Brian Hartline Ohio State Buckeyes Receivers Coach

Adaptable Group Of Receivers Makes Buckeyes Deeper Than A Year Ago

As the top three receivers for the Buckeyes last year, Chris Olave, Garrett Wilson, and Jaxon Smith-Njigba played more than three times as many snaps during the regular season as Marvin Harrison, who played the fourth-most snaps among the wideouts.

There was virtually no rotating going on. In games that were close, about the only way a receiver would get a breather is when one was replaced for a second tight end.

That will change this year, however. The true freshmen who couldn’t quite be trusted as much as needed last year are now second-year players who have proven to receivers coach Brian Hartline that they are ready.

Junior Julian Fleming has also been healthy, which is very good news for the Buckeyes. Veterans Xavier Johnson and Kamryn Babb round out a group of seven receivers that Hartline is confident he can trust (once Babb gets back from a knee injury that will keep him out for a couple of weeks). Redshirt freshman Jayden Ballard has put in work as a route runner and Hartline said this week that right now Ballard is where he thought he’d be toward the end of the season.

Needless to say, fall camp has been a very productive few weeks for the Buckeyes.

“Yeah, we have more. We have a group of guys now that are ready to step in,” Hartline said. “I have six guys. I have a two deep that are really ready to get on the field and play. They are gonna do everything I ask. I think that there’s some guys in that six that need to continue to grow throughout the season, which is fine, it’s going to happen.”

Brian Hartline met with reporters this week to talk about his deep and talented receivers room.

Those seven receivers have learned all three receiver positions, which means this is a versatile group that gives Hartline the freedom to do put anybody anywhere.

“It does and they’ve done it. Absolutely. You guys will see all that,” Hartline said. “I think that every guy knows every spot. Regardless of the three that are in the game, the guy that’s beside me can go to any spot for a sub. So we talked about having more guys playing this year than we did last year, that’s for sure going to be the case. And a lot of that has been because of design and being able to train guys and not pigeonhole guys in certain spots. And allow these guys to play all three.”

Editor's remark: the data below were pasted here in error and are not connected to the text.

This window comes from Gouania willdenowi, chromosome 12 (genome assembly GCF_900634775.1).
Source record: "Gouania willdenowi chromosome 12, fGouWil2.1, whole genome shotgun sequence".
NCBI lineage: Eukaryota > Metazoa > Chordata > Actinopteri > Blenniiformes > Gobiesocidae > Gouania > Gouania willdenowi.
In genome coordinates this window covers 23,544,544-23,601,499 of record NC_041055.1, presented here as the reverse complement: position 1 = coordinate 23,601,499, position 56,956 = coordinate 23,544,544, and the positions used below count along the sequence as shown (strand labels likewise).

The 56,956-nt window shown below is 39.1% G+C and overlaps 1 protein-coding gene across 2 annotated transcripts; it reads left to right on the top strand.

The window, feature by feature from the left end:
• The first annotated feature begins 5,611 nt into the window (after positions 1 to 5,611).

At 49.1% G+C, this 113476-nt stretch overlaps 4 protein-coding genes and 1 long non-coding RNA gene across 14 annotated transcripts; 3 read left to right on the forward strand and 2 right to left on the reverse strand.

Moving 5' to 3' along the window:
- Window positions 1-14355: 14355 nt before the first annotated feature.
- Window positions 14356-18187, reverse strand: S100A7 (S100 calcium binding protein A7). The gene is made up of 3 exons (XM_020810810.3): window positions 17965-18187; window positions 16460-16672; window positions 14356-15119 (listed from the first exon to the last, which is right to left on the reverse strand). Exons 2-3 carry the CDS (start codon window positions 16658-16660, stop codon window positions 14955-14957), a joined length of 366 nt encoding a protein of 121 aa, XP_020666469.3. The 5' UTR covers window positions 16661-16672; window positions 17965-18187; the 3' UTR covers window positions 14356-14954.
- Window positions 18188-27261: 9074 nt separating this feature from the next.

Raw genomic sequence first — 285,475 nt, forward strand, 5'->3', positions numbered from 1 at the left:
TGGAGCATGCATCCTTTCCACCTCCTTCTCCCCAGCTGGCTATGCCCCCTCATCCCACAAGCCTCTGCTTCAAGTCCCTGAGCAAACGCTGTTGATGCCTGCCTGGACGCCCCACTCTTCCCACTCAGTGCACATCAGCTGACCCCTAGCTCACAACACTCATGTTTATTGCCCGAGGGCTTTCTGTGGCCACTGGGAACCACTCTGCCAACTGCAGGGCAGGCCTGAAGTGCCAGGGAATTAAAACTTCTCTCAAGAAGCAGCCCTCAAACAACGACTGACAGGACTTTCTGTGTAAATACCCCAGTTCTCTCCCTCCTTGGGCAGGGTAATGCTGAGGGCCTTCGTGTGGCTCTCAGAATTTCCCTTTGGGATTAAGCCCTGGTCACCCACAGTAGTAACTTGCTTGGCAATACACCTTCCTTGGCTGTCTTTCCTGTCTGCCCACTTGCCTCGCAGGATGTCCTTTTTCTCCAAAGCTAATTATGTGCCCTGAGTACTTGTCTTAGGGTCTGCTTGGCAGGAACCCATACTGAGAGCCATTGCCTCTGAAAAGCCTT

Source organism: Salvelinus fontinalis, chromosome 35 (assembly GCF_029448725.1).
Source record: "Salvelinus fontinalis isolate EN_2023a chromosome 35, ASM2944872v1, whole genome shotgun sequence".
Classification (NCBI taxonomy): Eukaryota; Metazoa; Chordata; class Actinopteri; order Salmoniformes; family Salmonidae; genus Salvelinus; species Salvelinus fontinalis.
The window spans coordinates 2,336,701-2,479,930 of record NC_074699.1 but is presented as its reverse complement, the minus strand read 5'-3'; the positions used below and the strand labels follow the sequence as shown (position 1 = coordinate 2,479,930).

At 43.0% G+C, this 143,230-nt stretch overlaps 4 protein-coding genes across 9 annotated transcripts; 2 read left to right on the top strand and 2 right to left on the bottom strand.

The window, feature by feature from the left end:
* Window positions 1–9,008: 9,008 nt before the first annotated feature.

The Replacements

Garrett Wilson and Chris Olave were both selected in the first half of the first round of the 2022 NFL Draft back in the spring, yet just about everybody expects the Buckeyes to replace them without missing much of a beat.

Everyone got a good look in the Rose Bowl at what this year’s passing game was going to look like, and Julian Fleming, Marvin Harrison, and Emeka Egbuka all stepped up and produced in the win over the Utah Utes.

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That game was a confidence builder for everyone, and for Jaxon Smith-Njigba, his confidence in his teammates has only grown.

“Oh very, very confident,” he said. “Just like I was confident in myself when a lot of people didn’t know me coming in and you all were asking the same questions to Chris and Garrett. It’s the same thing. We like to say that we reload here in Zone Six. Same thing we’re doing this year.”

Smith-Njigba is a known quantity, so people don’t really need to ask what he brings to an offense. But he has answered plenty of questions about the guys he’s going to be running with this year, and all of it sounds very positive.

“‘Meka, he runs great routes. Strong dude,” Smith-Njigba said. “Fast. Gets in and out of breaks really good. And is sure catcher. Julian Fleming, he’s a really fast guy going down the field. He can create steam and he can just roll. Great competitor. He wants the ball. When the ball’s in the air, he wants it. Marvin, he’s got it all. Routes, speed, in and out of breaks, great hands.”

Together, the Buckeyes’ top group of receivers will give Hartline the freedom to play who he wants, where he wants. It will also allow him to keep his receivers fresh, which will only continue to raise the overall ceiling of this group.

Not every program can replace a pair of first rounders and not miss a beat. We won’t have to wait long to find out if the Buckeyes are one of those rare teams who can actually reload as well as they say they can.

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